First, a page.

Geneva University Hospitals (HUG), the University of Geneva , the Infectious Disease Research Centre at Laval University in Quebec (Canada) and MaxiVAX - a Geneva-based company specialising in biotechnology - are working together to develop a SARS-CoV-2 vaccine. This joint research programme aims to create a vaccine combining an immunostimulator and a specific coronavirus target, namely the spike surface protein. This is administered by intradermal injection with the immunostimulator, whose role is to produce an adjuvant capable of stimulating the immune system. It is implanted under the skin via cell encapsulation, a technology that is already undergoing Phase II clinical tests led by HUG in collaboration with MaxiVAX in the area of cancer immunotherapy. The first pre-clinical tests for perfecting the vaccine will be carried out on mice in the coming weeks. If preliminary tests prove encouraging, a clinical trial could be set up in the near future.
Cell encapsulation: a technological breakthrough for better immunisation
Cell encapsulation technology can be used to wrap cells in a semi-permeable membrane before being injected into the patient to distribute the desired substance on a continuous basis. The function of the membrane is to protect the implanted cells from the host’s cell immunity without the need for any immunosuppressive treatment. The technology is perfectly suited to the chronic and / or localised administration of recombinant proteins such as immunostimulators. As a result, it clearly lends itself to the diffusion of the adjuvant called GM-CSF (see below) to achieve effective vaccination.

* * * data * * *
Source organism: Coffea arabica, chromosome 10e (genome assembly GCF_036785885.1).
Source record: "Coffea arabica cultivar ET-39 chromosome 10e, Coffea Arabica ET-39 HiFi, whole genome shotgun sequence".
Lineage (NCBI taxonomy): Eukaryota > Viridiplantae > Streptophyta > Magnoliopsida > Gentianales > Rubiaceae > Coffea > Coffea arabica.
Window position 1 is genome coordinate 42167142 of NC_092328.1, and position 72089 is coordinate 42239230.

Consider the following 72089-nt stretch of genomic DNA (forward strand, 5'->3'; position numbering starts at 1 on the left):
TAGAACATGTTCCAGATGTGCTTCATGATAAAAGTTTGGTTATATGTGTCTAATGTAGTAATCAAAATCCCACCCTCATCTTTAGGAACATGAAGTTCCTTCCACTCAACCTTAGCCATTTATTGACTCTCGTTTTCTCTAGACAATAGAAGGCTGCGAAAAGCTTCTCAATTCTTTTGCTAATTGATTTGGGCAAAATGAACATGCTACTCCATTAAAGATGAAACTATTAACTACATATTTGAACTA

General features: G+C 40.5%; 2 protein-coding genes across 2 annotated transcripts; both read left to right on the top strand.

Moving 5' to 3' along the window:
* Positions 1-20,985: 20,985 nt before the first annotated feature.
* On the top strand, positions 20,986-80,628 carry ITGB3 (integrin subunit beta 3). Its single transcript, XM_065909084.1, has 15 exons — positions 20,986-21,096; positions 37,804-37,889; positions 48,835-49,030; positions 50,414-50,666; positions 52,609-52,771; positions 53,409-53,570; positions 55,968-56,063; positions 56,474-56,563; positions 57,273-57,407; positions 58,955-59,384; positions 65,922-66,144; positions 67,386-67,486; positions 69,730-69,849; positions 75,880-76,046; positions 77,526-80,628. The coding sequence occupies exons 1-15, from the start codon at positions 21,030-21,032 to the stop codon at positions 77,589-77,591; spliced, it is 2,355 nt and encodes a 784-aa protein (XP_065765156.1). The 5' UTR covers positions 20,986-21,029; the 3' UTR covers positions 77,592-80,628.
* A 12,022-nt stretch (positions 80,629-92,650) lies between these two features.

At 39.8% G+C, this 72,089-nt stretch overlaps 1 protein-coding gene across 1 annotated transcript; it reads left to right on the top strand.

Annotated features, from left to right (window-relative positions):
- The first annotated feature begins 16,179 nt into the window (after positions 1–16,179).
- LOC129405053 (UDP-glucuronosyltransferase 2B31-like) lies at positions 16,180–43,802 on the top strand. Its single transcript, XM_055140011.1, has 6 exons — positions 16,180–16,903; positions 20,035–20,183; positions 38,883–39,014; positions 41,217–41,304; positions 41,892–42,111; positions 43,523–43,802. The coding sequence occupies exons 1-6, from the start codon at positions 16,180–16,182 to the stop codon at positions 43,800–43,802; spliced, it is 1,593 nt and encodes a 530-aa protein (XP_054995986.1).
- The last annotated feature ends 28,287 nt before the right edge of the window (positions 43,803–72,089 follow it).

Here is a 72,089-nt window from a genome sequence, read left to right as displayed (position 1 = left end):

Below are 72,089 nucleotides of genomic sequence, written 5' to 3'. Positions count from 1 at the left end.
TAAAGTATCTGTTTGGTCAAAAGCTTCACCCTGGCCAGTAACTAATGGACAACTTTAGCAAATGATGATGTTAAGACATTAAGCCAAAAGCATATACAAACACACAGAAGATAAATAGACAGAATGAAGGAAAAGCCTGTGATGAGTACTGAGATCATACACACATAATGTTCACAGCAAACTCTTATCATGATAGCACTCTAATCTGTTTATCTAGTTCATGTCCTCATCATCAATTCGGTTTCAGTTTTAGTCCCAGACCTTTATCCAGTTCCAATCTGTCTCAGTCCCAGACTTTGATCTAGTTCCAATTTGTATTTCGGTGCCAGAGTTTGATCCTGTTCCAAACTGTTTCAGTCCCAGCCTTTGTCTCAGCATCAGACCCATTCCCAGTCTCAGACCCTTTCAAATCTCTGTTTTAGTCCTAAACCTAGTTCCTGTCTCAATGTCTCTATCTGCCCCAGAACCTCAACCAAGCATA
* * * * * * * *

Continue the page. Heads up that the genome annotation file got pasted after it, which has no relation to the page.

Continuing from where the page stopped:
The technology behind cell encapsulation has another major advantage: it provides prolonged immunisation (7 days), giving the host’s immune system time to stimulate an immunological reaction against the pathogen or disease, as opposed to a conventional immunisation that generally lasts for only a few hours after injection.
The use of encapsulated cells has theoretical advantages compared to current treatments. This study will expand our knowledge about the different immunisation processes and measure the anti-viral effectiveness.
An adjuvant that increases the immune response
The experiments carried out successfully as part of the research into cancer immunotherapy in clinical Phases I and II demonstrate the value of the GM-CSF adjuvant (granulocyte-macrophage colony-stimulating factor) for treating patients suffering from cancer with metastases refractory to conventional treatments. It can be used to recruit immune cells at the injection site, and stimulates their maturation and activation. Furthermore, in numerous experimental models, the local production of GM-CSF coupled with DNA vaccination induces protective immunity against bacteria, parasites and viruses (rabies, Ebola, HIV and influenza).
The overall goal of the study is to apply this knowledge to the development of a vaccine against SARS-CoV-2. The safety and clinical efficacy data that has already been obtained in cancer immunotherapy studies will accelerate the development of the vaccine, making it possible to move more quickly into the clinical testing phase.
Prioritising the immunisation of high-risk populations
If the pre-clinical and clinical trials proved conclusive, the process will represent a new avenue for devising a vaccine that could be primarily intended for vulnerable, elderly or comorbid patients.May 28, 2020